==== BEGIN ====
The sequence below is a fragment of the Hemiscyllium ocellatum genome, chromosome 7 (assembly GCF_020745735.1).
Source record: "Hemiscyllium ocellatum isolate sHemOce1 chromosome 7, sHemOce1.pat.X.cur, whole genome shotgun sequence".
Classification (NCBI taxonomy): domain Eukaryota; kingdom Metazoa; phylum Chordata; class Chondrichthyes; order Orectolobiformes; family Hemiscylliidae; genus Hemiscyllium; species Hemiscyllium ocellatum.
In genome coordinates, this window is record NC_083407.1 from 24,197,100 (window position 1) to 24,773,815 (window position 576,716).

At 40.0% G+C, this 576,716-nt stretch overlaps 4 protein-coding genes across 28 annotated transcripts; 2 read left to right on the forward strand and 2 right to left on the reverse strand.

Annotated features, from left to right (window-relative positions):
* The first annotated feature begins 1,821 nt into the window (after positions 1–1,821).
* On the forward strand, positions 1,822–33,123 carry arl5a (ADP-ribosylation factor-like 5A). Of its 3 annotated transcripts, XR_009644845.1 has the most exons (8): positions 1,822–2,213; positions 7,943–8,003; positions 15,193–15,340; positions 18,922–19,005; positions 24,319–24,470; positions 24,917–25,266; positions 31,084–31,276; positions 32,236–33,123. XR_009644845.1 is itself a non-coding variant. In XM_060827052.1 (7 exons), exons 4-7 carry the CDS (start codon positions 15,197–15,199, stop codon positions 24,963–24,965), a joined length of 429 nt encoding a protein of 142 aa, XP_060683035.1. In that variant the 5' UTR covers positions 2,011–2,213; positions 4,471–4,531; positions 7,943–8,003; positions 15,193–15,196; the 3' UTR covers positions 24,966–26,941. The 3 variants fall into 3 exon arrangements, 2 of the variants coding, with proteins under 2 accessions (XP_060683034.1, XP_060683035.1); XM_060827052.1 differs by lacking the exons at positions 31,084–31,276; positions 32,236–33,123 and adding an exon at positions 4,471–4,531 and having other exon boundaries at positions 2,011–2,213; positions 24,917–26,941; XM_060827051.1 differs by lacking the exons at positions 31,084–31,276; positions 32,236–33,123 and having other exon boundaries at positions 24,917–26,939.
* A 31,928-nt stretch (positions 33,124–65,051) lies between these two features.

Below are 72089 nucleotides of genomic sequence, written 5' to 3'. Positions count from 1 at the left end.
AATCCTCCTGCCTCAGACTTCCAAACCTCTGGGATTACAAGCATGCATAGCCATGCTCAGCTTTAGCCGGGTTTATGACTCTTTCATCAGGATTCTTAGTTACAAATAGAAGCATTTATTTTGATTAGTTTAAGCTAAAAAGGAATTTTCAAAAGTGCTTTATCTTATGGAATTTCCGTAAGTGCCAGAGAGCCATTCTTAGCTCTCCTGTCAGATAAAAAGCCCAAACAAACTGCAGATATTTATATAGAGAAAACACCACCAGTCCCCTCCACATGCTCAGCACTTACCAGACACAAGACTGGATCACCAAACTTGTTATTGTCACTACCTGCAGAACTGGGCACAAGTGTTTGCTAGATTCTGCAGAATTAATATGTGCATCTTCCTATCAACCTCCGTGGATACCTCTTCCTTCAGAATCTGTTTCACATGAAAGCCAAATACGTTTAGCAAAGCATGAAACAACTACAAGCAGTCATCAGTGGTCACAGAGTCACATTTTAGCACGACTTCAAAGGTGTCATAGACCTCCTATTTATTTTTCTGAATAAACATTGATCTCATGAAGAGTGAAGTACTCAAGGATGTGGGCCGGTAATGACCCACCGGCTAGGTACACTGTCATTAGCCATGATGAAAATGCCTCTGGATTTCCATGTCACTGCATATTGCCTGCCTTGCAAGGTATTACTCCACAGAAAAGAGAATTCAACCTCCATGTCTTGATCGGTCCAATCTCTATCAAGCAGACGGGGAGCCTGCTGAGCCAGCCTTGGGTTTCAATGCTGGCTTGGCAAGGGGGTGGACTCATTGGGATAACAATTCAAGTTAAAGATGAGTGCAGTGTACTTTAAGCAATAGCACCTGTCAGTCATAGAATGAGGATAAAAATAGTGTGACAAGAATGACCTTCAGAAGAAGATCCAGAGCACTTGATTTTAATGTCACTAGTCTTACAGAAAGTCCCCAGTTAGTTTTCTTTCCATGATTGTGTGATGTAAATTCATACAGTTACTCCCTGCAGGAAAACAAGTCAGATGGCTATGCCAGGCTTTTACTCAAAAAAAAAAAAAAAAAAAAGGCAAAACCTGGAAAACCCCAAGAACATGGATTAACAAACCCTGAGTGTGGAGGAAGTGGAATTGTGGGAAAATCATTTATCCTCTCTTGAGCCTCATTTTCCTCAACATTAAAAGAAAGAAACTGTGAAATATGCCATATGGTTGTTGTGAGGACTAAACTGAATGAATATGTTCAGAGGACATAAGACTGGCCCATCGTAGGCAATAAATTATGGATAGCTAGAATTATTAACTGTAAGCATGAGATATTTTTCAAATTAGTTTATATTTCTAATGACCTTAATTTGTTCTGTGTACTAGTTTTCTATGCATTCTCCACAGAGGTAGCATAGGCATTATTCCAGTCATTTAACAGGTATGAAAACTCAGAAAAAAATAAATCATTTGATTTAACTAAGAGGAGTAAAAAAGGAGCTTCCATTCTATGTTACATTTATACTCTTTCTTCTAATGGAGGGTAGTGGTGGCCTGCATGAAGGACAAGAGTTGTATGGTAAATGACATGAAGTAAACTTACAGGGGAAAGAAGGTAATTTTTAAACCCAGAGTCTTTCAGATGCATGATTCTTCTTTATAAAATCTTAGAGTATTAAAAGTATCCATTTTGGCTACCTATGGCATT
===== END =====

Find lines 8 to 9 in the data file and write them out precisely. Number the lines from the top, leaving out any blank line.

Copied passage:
* On the forward strand, positions 1,822–33,123 carry arl5a (ADP-ribosylation factor-like 5A). Of its 3 annotated transcripts, XR_009644845.1 has the most exons (8): positions 1,822–2,213; positions 7,943–8,003; positions 15,193–15,340; positions 18,922–19,005; positions 24,319–24,470; positions 24,917–25,266; positions 31,084–31,276; positions 32,236–33,123. XR_009644845.1 is itself a non-coding variant. In XM_060827052.1 (7 exons), exons 4-7 carry the CDS (start codon positions 15,197–15,199, stop codon positions 24,963–24,965), a joined length of 429 nt encoding a protein of 142 aa, XP_060683035.1. In that variant the 5' UTR covers positions 2,011–2,213; positions 4,471–4,531; positions 7,943–8,003; positions 15,193–15,196; the 3' UTR covers positions 24,966–26,941. The 3 variants fall into 3 exon arrangements, 2 of the variants coding, with proteins under 2 accessions (XP_060683034.1, XP_060683035.1); XM_060827052.1 differs by lacking the exons at positions 31,084–31,276; positions 32,236–33,123 and adding an exon at positions 4,471–4,531 and having other exon boundaries at positions 2,011–2,213; positions 24,917–26,941; XM_060827051.1 differs by lacking the exons at positions 31,084–31,276; positions 32,236–33,123 and having other exon boundaries at positions 24,917–26,939.
* A 31,928-nt stretch (positions 33,124–65,051) lies between these two features.